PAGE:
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Ariel Schalit, Associated Press
Smoke and explosions from the fighting between forces loyal to Syrian President Bashar Assad and rebels, in the Quneitra area, seen from the Israeli controlled Golan Heights, Wednesday, June 17, 2015. Syrian rebels attacked government troops’ positions Wednesday near the Golan Heights in what appears to be an attempt by insurgents to capture more areas south of Syria from President Bashar Assad’s forces, activists said.

BEIRUT — Syrian rebels launched a wide-ranging offensive against government positions near the Israeli-occupied Golan Heights on Wednesday, after tit-for-tat shelling in and around Damascus left at least 33 people dead, activists said.

The rebels of the Southern Front alliance and the so-called Haramoun Army targeted several areas in the Golan, including the towns and villages of Quneitra, Khan Arnabeh, Baath, Jiba and the base of Brigade 90, the main government force in the region, said opposition activist Jamal al-Jolani, who is based in southern Syria.

"The fighting now is inside the city of Quneitra," al-Jolani said via Skype. He said the Haramoun Army -- which includes al-Qaida's Syrian affiliate and the ultraconservative Ahrar al-Sham -- are shelling the area while Southern Front fighters are advancing on the ground.

Insurgents have been on the offensive in southern Syria for the past three months, capturing military bases, villages and a border crossing point with Jordan.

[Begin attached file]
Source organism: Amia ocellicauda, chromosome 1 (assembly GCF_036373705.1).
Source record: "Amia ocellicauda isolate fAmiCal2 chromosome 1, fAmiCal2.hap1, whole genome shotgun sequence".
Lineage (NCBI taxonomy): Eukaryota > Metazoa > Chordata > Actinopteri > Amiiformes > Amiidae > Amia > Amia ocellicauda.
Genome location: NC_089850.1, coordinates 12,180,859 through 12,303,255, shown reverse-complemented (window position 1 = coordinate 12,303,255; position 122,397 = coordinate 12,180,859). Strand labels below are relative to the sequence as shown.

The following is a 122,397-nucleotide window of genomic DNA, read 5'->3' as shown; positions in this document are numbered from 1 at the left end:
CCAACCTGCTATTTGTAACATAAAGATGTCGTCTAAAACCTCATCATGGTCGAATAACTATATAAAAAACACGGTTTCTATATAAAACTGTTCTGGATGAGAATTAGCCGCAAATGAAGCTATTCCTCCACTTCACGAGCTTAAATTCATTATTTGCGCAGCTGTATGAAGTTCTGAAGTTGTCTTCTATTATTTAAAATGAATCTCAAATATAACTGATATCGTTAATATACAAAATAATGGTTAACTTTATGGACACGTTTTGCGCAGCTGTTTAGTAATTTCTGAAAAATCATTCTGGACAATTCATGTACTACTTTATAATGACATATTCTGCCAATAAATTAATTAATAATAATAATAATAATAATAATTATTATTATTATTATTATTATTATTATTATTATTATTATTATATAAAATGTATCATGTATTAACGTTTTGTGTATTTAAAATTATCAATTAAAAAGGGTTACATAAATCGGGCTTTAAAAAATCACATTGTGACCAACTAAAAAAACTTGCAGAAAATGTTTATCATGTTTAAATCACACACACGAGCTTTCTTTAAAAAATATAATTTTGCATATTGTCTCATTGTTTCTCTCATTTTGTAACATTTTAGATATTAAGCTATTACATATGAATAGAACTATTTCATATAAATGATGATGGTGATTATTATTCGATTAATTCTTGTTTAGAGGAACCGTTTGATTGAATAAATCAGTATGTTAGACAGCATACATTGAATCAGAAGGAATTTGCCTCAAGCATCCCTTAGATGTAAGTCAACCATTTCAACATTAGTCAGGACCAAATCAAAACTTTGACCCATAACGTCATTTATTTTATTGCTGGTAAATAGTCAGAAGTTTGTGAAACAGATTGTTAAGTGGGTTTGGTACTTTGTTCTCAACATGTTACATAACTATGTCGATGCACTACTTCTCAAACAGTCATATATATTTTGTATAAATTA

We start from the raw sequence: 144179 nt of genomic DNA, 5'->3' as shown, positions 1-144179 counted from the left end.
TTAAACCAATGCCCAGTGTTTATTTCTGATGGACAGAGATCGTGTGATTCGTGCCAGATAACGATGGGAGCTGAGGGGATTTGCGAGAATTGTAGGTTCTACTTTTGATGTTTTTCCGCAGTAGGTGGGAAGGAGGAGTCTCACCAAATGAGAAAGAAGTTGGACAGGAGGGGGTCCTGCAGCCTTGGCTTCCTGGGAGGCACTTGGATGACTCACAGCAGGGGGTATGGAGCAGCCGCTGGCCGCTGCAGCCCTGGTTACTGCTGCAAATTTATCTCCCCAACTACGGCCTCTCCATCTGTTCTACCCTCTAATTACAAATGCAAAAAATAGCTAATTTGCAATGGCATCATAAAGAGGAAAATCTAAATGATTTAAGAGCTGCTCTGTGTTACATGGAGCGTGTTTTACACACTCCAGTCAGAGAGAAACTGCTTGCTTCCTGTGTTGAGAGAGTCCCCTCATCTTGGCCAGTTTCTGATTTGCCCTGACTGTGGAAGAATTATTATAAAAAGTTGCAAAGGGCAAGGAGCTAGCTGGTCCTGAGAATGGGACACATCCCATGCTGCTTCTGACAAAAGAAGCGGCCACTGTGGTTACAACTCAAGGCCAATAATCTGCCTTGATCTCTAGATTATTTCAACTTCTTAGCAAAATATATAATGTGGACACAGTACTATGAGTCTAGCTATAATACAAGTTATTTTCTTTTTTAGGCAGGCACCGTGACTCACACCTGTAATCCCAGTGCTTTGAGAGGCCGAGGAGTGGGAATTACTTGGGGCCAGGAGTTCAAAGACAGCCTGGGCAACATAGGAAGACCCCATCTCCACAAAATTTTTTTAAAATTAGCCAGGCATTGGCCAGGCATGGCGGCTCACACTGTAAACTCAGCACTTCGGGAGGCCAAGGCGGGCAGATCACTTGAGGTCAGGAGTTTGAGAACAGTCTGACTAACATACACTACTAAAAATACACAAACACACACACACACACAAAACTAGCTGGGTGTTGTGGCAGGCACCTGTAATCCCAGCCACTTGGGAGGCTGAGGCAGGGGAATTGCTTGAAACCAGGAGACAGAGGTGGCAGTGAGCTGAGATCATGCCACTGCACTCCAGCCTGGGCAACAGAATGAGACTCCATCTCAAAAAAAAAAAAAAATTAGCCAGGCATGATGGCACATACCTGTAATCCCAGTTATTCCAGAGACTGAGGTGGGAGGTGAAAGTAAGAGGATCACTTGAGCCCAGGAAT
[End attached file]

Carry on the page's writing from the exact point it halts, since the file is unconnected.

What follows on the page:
The Britain-based Syrian Observatory for Human Rights said the fighting on Wednesday left a soldier and one insurgent dead, after six rebels were killed the day before.

Explosions from the fighting could be seen from the Israel-controlled Golan Heights several miles (kilometers) away. A Syrian government helicopter could be heard dropping bombs on rebel targets as tanks, believed to belong to the rebels, fired back. An Israeli warplane flew along the frontier as a precautionary move.

Just before noon, warning sirens sounded in the Israeli-occupied Golan, near the Quneitra border crossing. The shelling and gunfire from Syria's civil war has occasionally strayed across the frontier, but there were no immediate reports of any spillover on Wednesday. The Golan is a popular destination for tourists, some of whom stopped to watch the fighting in the distance.

Syria's state-run SANA news agency meanwhile said two shells struck Arnous Park in Damascus late Tuesday, killing nine and wounding 13 as people were out shopping ahead of the Muslim holy month of Ramadan, which begins Thursday.

Government forces had earlier fired Iranian-made "elephant" rockets on the rebel-held suburb of Douma, killing 24 people, including five children and 14 women.

Insurgents on the outskirts of Damascus occasionally shell the capital, drawing massive retaliation from government forces, which have reduced several rebel-held suburbs to rubble.

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Associated Press journalist Ariel Schalit in Merom Golan, Golan Heights and Albert Aji in Damascus, Syria contributed to this report.